Or I suppose you could vectorize it yourself manually with your own function using mapply that maybe uses a sensible default for the envir argument. For instance, Vectorize will return a function with the same environment properties of assign, which in this case is namespace:base, or you could just set envir = parent.env(environment(assignVec)).

share|improve this answer

As others explained, there doesn't seem to be anything built in. ...but you could design a vassign function as follows:

vassign <- function(..., values, envir=parent.frame()) {
  vars <- as.character(substitute(...()))
  values <- rep(values, length.out=length(vars))
  for(i in seq_along(vars)) {
    assign(vars[[i]], values[[i]], envir)
  }
}

# Then test it
vals <- 11:14
vassign(aa,bb,cc,dd, values=vals)
cc # 13

One thing to consider though is how to handle the cases where you e.g. specify 3 variables and 5 values or the other way around. Here I simply repeat (or truncate) the values to be of the same length as the variables. Maybe a warning would be prudent. But it allows the following:

vassign(aa,bb,cc,dd, values=0)
cc # 0
share|improve this answer
    
I like this, but I would worry that it might break in some case where it was called from within a function (although a simple test of this worked, to my mild surprise). Can you explain ...(), which looks like black magic to me ... ? –  Ben Bolker Sep 23 '11 at 0:11
    
@Ben Bolker - Yes, ...() is extreme black magic ;-). It so happens that when the "function call" ...() gets substituted, it becomes a pairlist which can be passed to as.character and voila, you got the arguments as strings... –  Tommy Sep 23 '11 at 1:04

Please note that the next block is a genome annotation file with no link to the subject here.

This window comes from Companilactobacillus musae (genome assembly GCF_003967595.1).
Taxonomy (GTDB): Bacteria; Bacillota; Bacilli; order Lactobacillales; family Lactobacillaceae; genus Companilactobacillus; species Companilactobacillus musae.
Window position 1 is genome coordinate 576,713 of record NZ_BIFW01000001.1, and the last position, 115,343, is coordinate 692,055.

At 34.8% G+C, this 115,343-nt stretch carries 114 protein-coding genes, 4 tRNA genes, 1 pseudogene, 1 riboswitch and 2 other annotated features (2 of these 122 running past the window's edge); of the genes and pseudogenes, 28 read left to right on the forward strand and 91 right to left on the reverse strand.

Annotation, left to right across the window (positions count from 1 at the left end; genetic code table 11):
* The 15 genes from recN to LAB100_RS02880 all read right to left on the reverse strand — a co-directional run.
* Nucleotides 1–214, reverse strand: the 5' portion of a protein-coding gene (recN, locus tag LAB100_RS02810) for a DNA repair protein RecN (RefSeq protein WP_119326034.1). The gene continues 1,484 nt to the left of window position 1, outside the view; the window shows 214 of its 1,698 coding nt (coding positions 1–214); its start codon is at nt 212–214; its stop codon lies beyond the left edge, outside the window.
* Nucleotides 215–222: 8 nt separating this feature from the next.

@Ben Bolker - And it should work correctly even when called from within a function since it uses envir=parent.frame() - And you can specify e.g. envir=globalenv() if you want. –  Tommy Sep 23 '11 at 1:06
    
Even cooler would be having this as replacement function: `vassign<-` <- function (..., envir = parent.frame (), value) and so on. However, it seems that the first object to be assigned would need to exist already. Any ideas? –  cbeleites Sep 29 '11 at 9:14
    
@cbeleites - Yes, that would be cooler but I don't think you can work around the limitation that the first argument has to exist - that's why it's called a replacement function :) ...but let me know if you find out otherwise! –  Tommy Sep 29 '11 at 15:28

Consider using functionality included in base R.

For instance, create a 1 row dataframe (say V) and initialize your variables in it. Now you can assign to multiple variables at once V[,c("a", "b")] <- values[c(2, 4)], call each one by name (V$a), or use many of them at the same time (values[c(5, 6)] <- V[,c("a", "b")]).

If you get lazy and don't want to go around calling variables from the dataframe, you could attach(V) (though I personally don't ever do it).

# Initialize values
values <- 1:100

# V for variables
V <- data.frame(a=NA, b=NA, c=NA, d=NA, e=NA)

# Assign elements from a vector
V[, c("a", "b", "e")] = values[c(2,4, 8)]

# Also other class
V[, "d"] <- "R"

# Use your variables
V$a
V$b
V$c  # OOps, NA
V$d
V$e
share|improve this answer
2  
+10 if I could. I wonder why people refuse to use lists in such obvious cases, but rather litter the workspace with tons of meaningless variables. (you do use lists, as a data.frame is a special kind of list. I'd just use a more general one.) –  Joris Meys Feb 25 '13 at 15:02

If your only requirement is to have a single line of code, then how about:

> a<-values[2]; b<-values[4]
share|improve this answer
    
was looking for a succinct statement but I guess there is none –  user236215 Sep 22 '11 at 19:01
    
something similar to python –  user236215 Sep 22 '11 at 19:01

I'm afraid that elegent solution you are looking for (like c(a, b) = c(2, 4)) unfortunatelly does not exist. But don't give up, I'm not sure! The nearest solution I can think of is this one:

attach(data.frame(a = 2, b = 4))

or if you are bothered with warnings, switch them off:

attach(data.frame(a = 2, b = 4), warn = F)

But I suppose you're not satisfied with this solution, I wouldn't be either...

share|improve this answer
R> values = c(1,2,3,4)
R> a <- values[2]; b <- values[3]; c <- values[4]
R> a
[1] 2
R> b
[1] 3
R> c
[1] 4
share|improve this answer

Do you mean that you want to re-assign elements in a vector? If so then it is just:

values[c(2,4)] <- c(a, b)
share|improve this answer
    
NO I want to assign 2 new variables a and b, to the elements in 'values' at the 2nd and 4th indices –  user236215 Sep 22 '11 at 18:58